ok boot cdrom ... INIT: SINGLE USER MODE Type Ctrl-d to proceed with normal startup, (or give root password for system maintenance): # mkdir /temp # mount /dev/dsk/c0t0d0s1 /temp # vi /temp/etc/passwd # sync; init 6

STOP Commands

The STOP commands are executed on the SPARC platform by holding down the special STOP key located on the left-hand side of the keyboard, and another key that specifies the operation to be performed. The following functions are available:

STOP Enters the POST environment. STOP-A Enters the PROM monitor environment. STOP-D Performs diagnostic tests. STOP-F Enters a program in the Forth language. STOP-N Initializes the nonvolatile RAM settings to their factory defaults.

Permalink | 2005.10.24-23:47.00

Cisco Configuration Register - Router Password Reset

I've been trying to pick up some Cisco bits and pieces from various sources and came across this useful tidbit from CCNA: Cisco Certified Network Associate Study Guide.

As an aside formatting text is still a PITA on the web - I ended up settling on a combination of PRE and CODE - I'm sure there are fancy CSS ways of dealing with this stuff but I can't be bothered...

Anyways - Cisco stores config information in Hex codes within the routers NVRAM - by tweaking these config registers you can do some pretty low-level things. Its a little like messing with a PC Bios or OpenBoot/SRM console.

In the book Todd Lammle explains one of many handy use for Config Register Codes:

Recovering Passwords

If you're locked out of a router because you forgot the password, you can change the configuration register to help you get back on your feet. As I said earlier, bit 6 in the configuration register is used to tell the router whether to use the contents of NVRAM to load a router configuration.

The default configuration register value is 0x2102, meaning that bit 6 is off. With the default setting, the router will look for and load a router configuration stored in NVRAM (startup-config). To recover a password, you need to turn on bit 6. Doing this will tell the router to ignore the NVRAM contents. The configuration register value to turn on bit 6 is 0x2142.

Here are the main steps to password recovery:

Boot the router and interrupt the boot sequence by performing a break.

Change the configuration register to turn on bit 6 (with the value 0x2142).

Reload the router.

Enter privileged mode.

Copy the startup-config file to running-config.

Change the password.

Reset the configuration register to the default value.

Save the router configuration.

Reload the router.

I'm going to cover these steps in more detail in the following sections, and I'll show you the commands to restore access to 2600 and 2500 series routers.

Interrupting the Router Boot Sequence Your first step is to boot the router and perform a break. This is usually done by pressing the Ctrl+Break key combination when using HyperTerminal and while the router first reboots.

After you've performed a break, you should see something like this:

System Bootstrap, Version 11.3(2)XA4, RELEASE SOFTWARE (fc1)
Copyright (c) 1999 by cisco Systems, Inc.
TAC:Home:SW:IOS:Specials for info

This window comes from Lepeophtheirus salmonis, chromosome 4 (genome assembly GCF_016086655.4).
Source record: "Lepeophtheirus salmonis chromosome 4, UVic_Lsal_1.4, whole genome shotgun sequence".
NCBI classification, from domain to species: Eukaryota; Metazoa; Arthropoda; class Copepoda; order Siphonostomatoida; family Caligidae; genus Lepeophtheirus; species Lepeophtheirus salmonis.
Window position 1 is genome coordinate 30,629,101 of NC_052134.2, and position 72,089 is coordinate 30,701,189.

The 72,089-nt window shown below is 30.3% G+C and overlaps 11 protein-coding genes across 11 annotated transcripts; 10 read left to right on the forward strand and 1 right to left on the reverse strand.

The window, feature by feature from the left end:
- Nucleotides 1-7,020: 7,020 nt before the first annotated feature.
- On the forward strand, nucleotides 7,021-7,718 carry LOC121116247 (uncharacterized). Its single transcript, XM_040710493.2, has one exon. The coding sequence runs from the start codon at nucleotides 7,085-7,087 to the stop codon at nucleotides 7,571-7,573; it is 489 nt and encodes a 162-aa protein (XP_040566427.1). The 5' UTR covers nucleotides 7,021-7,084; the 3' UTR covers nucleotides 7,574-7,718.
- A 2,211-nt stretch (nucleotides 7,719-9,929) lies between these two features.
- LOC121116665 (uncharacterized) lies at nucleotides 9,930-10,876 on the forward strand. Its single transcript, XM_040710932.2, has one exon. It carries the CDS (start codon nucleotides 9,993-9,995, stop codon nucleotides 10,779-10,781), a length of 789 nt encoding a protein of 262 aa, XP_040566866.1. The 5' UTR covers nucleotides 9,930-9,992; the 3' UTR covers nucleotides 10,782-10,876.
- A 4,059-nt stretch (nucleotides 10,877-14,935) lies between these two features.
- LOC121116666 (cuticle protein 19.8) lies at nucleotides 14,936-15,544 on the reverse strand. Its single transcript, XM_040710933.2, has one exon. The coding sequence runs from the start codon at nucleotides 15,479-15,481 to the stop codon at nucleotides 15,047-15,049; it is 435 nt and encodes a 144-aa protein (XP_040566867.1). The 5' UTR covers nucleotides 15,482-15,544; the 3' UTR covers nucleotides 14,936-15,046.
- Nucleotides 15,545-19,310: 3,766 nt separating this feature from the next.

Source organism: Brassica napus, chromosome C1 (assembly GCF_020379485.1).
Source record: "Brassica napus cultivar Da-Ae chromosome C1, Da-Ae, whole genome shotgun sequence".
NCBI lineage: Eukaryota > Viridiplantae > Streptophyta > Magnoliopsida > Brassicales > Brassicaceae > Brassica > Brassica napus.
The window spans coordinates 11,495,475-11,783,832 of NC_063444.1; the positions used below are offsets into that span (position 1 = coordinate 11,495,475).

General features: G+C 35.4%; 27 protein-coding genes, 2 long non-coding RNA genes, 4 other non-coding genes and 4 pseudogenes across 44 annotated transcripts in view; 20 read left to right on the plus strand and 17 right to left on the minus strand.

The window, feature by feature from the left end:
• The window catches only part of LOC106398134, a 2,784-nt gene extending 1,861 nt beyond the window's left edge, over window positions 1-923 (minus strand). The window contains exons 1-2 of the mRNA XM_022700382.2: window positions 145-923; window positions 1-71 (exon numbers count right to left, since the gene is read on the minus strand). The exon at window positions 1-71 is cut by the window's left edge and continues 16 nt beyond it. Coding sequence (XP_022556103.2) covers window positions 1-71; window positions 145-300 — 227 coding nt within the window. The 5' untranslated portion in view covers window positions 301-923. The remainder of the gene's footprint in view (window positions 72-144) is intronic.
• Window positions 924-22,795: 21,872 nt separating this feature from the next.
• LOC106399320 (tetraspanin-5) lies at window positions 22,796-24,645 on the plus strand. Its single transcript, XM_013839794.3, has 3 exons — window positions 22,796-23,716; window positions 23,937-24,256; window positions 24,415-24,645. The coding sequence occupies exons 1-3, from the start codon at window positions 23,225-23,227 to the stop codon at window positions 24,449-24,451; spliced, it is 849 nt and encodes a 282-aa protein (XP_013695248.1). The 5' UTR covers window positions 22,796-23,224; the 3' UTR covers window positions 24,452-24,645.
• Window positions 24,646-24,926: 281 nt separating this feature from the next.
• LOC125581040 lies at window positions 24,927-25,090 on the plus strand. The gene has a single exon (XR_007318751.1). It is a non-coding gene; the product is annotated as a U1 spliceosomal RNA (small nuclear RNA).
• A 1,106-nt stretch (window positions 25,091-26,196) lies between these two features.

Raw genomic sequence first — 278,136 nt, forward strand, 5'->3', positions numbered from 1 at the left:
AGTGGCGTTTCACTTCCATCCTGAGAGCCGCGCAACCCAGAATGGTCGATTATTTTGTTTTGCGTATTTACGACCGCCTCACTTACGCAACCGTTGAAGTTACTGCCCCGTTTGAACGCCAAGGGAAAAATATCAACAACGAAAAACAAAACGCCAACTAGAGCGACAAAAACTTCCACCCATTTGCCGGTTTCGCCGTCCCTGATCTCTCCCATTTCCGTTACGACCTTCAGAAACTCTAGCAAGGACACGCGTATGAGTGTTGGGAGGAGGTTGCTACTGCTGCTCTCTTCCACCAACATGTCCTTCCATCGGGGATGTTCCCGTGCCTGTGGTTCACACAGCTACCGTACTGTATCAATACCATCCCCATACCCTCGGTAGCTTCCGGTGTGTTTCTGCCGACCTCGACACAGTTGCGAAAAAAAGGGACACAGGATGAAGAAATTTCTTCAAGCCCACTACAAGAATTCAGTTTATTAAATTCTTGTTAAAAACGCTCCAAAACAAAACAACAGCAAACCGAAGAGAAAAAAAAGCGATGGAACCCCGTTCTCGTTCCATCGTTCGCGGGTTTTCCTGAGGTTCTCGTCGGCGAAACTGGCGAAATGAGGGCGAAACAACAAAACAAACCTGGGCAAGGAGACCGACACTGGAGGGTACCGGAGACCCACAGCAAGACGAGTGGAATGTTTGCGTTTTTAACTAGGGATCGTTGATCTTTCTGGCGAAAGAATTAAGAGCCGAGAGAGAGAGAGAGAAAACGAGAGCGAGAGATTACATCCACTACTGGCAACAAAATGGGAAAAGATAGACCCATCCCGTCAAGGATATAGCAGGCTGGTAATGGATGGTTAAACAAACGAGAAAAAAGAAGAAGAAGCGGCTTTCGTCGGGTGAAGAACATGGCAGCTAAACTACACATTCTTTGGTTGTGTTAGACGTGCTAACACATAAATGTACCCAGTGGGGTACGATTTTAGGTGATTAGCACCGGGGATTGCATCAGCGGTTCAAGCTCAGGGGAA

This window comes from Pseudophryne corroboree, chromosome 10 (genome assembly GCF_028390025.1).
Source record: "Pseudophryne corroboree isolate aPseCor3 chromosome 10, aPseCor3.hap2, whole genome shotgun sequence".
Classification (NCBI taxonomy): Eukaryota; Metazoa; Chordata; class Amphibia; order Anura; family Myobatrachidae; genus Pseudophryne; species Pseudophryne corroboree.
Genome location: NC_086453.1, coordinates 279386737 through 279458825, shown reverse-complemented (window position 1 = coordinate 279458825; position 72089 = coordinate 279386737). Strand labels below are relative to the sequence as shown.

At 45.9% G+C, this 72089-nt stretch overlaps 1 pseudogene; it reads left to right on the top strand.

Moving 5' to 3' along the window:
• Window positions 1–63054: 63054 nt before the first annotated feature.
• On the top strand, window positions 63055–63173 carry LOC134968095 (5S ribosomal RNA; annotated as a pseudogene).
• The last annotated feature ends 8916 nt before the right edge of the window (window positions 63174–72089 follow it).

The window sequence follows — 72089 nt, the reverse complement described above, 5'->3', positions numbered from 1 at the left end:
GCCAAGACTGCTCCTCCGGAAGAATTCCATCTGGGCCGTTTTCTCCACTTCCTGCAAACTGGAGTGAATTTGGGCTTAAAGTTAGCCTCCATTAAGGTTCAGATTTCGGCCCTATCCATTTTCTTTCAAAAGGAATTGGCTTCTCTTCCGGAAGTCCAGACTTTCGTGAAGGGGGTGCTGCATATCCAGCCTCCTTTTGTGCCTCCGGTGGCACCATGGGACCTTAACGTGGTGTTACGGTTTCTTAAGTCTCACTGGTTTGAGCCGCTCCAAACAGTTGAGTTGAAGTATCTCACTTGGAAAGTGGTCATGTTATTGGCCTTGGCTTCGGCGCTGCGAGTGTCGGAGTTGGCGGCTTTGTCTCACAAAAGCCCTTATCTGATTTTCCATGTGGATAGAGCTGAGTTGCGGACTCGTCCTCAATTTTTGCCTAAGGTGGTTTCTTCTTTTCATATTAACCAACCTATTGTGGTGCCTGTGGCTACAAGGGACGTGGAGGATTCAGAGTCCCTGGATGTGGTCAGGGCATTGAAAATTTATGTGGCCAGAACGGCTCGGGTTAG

PC = 0xfff0a530, Vector = 0x500, SP = 0x680127b0
C2600 platform with 32768 Kbytes of main memory
PC = 0xfff0a530, Vector = 0x500, SP = 0x80004374
monitor: command "boot" aborted due to user interrupt
rommon 1 >

Notice the line command "boot" aborted due to user interrupt. At this point, you will be at the rommon 1> prompt on some routers.

Changing the Configuration Register As I explained earlier, you can change the configuration register by using the config-register command. To turn on bit 6, use the configuration register value 0x2142.

Note Remember that if you change the configuration register to 0x2142, the startup-config will be bypassed and the router will load into setup mode. Cisco 2600 Series Commands

To change the bit value on a Cisco 2600 series router, you just enter the command at the rommon 1> prompt:

rommon 1 > confreg 0x2142
You must reset or power cycle for new config to take effect

Cisco 2500 Series Commands

To change the configuration register on a 2500 series router, type o after creating a break sequence on the router. This brings up a menu of configuration register option settings. To change the configuration register, enter the command o/r, followed by the new register value. Here's an example of turning on bit 6 on a 2501 router:

System Bootstrap, Version 11.0(10c), SOFTWARE
Copyright (c) 1986-1996 by cisco Systems
2500 processor with 14336 Kbytes of main memory
Abort at 0x1098FEC (PC)
>o
Configuration register = 0x2102 at last boot
Bit#    Configuration register option settings:
15      Diagnostic mode disabled
14      IP broadcasts do not have network numbers
13      Boot default ROM software if network boot fails
12-11   Console speed is 9600 baud
10      IP broadcasts with ones
08      Break disabled
07      OEM disabled
06      Ignore configuration disabled
03-00   Boot file is cisco2-2500 (or 'boot system' command)
>o/r 0x2142

Notice that the last entry in the router output is 03-00. This tells the router what the IOS boot file is. By default, the router will use the first file found in the flash memory, so if you want to boot a different file name, you can either change the configuration register or use the boot system ios_name command.

Note Another way to change the configuration register is to load an IOS image from a TFTP server by using the command boot system tftp ios_name ip_address from global configuration mode. Reloading the Router and Entering Privileged Mode

At this point, you need to reset the router like this:

From the 2600 series router, type reset.

From the 2500 series router, type I (for initialize).

The router will reload and ask if you want to use setup mode (because no startup-config is used). Answer No to entering setup mode, press Enter to go into user mode, and then type enable to go into privileged mode.

Viewing and Changing the Configuration Now you're past the point where you would need to enter the user-mode and privileged-mode passwords in a router. Copy the startup-config file to the running-config file:

copy startup-config running-config

or use the shortcut

copy start run

The configuration is now running in random access memory (RAM), and you're in privileged mode, meaning that you can now view and change the configuration. But you can't view the enable secret setting for the password. To change the password, do this:

config t
enable secret todd

Resetting the Configuration Register and Reloading the Router

After you're finished changing passwords, set the configuration register back to the default value with the config-register command:

config t
config-register 0x2102

Finally, save the new configuration with a copy running-config startup-config and reload the router.

Note If you save your configuration and reload the router and it comes up in setup mode, the configuration register setting is probably incorrect.

Permalink | 2005.10.24-22:59.00